Individuals wishing to enter the Manufacturing Bridge program take the TABE test, or CASAS for monolingual Spanish speakers, to assess reading and math levels. Those testing eighth grade and higher can begin the Manufacturing Bridge, while others begin the vocational ESL pre-bridge program. An extensive intake interview helps program applicants explore different career possibilities, focusing on transferable skills, resolving personal barriers to employment, and determining the education and training needed to pursue their chosen career paths.
Two 14-week sessions of vocational ESL pre-bridge provide instruction in job-related conversation, technical vocabulary, job-related reading, and words and phrases that explain job processes and can help individuals resolve problems on the job. At this level Instituto also offers instruction in basic computer skills and basic math, stressing measurement skills. Completers may enter the Manufacturing Technology Bridge program.
The Manufacturing Bridge curriculum consists of technical literacy modules in applied mathematics, computer applications, and workplace communication, and technical specialty modules in blueprint reading and machining. Instruction is contextualized, using problems, situations, and materials drawn from the contemporary manufacturing workplace. Bilingual instructors teach the technical specialty topics. The curriculum was designed to prepare students for the rigorous screening tests in applied mathematics, literacy, and graphical acuity given by employers, and for interviews with workplace team leaders and members, which test their ability to think on their feet and communicate well with others.
Trainees in both the lower-level pre-bridge and higher-level Manufacturing Bridge programs receive extensive preparation in resume writing, interviewing, test-taking, and other employment skills, as well as job-placement assistance through the strong relationships Instituto program staff have established with Chicago-area manufacturers.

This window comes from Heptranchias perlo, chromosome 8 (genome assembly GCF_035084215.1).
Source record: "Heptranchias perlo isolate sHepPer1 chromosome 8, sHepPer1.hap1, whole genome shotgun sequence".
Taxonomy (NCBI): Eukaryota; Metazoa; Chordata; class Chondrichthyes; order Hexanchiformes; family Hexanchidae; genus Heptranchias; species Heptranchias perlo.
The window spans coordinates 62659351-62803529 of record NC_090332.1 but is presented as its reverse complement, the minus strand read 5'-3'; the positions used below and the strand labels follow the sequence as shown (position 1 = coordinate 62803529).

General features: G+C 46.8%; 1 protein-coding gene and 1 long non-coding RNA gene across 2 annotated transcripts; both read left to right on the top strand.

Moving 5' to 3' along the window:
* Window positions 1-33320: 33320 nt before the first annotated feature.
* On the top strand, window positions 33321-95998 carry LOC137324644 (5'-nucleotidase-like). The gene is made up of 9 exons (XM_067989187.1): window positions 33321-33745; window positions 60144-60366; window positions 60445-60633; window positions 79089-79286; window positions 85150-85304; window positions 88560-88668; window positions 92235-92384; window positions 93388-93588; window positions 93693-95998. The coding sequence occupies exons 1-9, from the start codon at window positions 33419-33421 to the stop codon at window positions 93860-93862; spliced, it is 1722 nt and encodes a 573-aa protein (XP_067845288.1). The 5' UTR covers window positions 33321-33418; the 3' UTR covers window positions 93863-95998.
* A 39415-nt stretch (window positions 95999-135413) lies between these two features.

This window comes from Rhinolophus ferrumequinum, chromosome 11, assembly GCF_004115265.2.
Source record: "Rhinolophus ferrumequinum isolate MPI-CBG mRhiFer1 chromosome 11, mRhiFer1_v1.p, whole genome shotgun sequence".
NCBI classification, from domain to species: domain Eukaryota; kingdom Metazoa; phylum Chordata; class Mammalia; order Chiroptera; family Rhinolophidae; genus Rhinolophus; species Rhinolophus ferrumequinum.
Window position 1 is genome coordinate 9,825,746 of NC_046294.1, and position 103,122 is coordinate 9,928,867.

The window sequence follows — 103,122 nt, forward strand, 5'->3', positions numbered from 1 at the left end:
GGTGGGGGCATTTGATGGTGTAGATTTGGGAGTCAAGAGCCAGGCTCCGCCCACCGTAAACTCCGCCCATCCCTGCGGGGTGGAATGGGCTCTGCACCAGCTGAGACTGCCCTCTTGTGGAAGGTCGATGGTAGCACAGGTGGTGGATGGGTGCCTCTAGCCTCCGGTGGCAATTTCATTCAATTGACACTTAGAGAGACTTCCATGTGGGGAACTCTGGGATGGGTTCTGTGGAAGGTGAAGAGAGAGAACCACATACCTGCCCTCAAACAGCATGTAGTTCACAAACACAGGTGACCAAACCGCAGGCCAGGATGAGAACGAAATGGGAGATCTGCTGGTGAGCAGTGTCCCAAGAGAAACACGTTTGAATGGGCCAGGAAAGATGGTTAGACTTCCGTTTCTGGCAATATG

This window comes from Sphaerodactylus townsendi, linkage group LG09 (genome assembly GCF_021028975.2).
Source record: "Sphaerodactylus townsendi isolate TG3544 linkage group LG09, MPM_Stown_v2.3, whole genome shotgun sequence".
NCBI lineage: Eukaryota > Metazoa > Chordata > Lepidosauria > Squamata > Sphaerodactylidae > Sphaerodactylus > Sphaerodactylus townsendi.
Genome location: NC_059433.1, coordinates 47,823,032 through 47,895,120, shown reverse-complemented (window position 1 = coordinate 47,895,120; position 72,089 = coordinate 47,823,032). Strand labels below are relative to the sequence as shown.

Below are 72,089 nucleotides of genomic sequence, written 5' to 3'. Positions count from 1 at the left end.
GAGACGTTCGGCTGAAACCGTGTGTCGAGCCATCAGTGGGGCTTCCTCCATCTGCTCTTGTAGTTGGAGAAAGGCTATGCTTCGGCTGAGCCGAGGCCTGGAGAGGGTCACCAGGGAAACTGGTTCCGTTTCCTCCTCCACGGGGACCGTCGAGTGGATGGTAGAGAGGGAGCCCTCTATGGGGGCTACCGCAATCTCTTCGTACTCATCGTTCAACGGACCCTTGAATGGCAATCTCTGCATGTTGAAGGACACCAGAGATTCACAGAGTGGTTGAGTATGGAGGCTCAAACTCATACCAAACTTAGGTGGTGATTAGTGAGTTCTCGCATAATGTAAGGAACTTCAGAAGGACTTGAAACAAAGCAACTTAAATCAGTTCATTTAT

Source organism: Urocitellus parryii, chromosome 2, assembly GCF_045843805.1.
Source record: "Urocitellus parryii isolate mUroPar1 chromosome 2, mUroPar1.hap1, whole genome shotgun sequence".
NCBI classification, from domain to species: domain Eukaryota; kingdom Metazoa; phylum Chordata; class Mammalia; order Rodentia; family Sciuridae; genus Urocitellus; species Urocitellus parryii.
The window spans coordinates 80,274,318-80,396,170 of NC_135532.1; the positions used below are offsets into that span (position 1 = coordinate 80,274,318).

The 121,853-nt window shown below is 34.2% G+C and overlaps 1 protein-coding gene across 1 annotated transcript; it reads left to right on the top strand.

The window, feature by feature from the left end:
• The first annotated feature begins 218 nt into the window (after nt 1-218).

Graduates from the Manufacturing Technology Bridge are strongly encouraged to enroll in the West Side Tech advanced certificate programs in precision metalworking or industrial maintenance. In many cases, Trade Act funding is extended to cover these tuition costs.
Instituto provides recruitment, counseling, case management, job placement, follow-up support, ESL, VESL, instruction in workplace basics, and curriculum development. Daley College's West Side Technical Institute provides instruction in applied technology fundamentals and college recruitment and enrollment. Tooling and Manufacturing Association staff and companies form the program advisory board and provide opportunities for job shadowing, internships, and jobs. The UIC Great Cities Institute provides labor-market analyses, technical assistance on program design, planning, evaluation, and funding.
Instituto provides tutoring services as needed and conducts job-readiness workshops. Clerical staff complete bi-weekly forms for students receiving extended unemployment insurance under the Trade Act program and arrange for onsite child care or after-school programs and provide bus passes for transportation assistance. Instituto can also provide vouchers to pay for interview clothes, work boots, etc., and can refer students for additional assistance.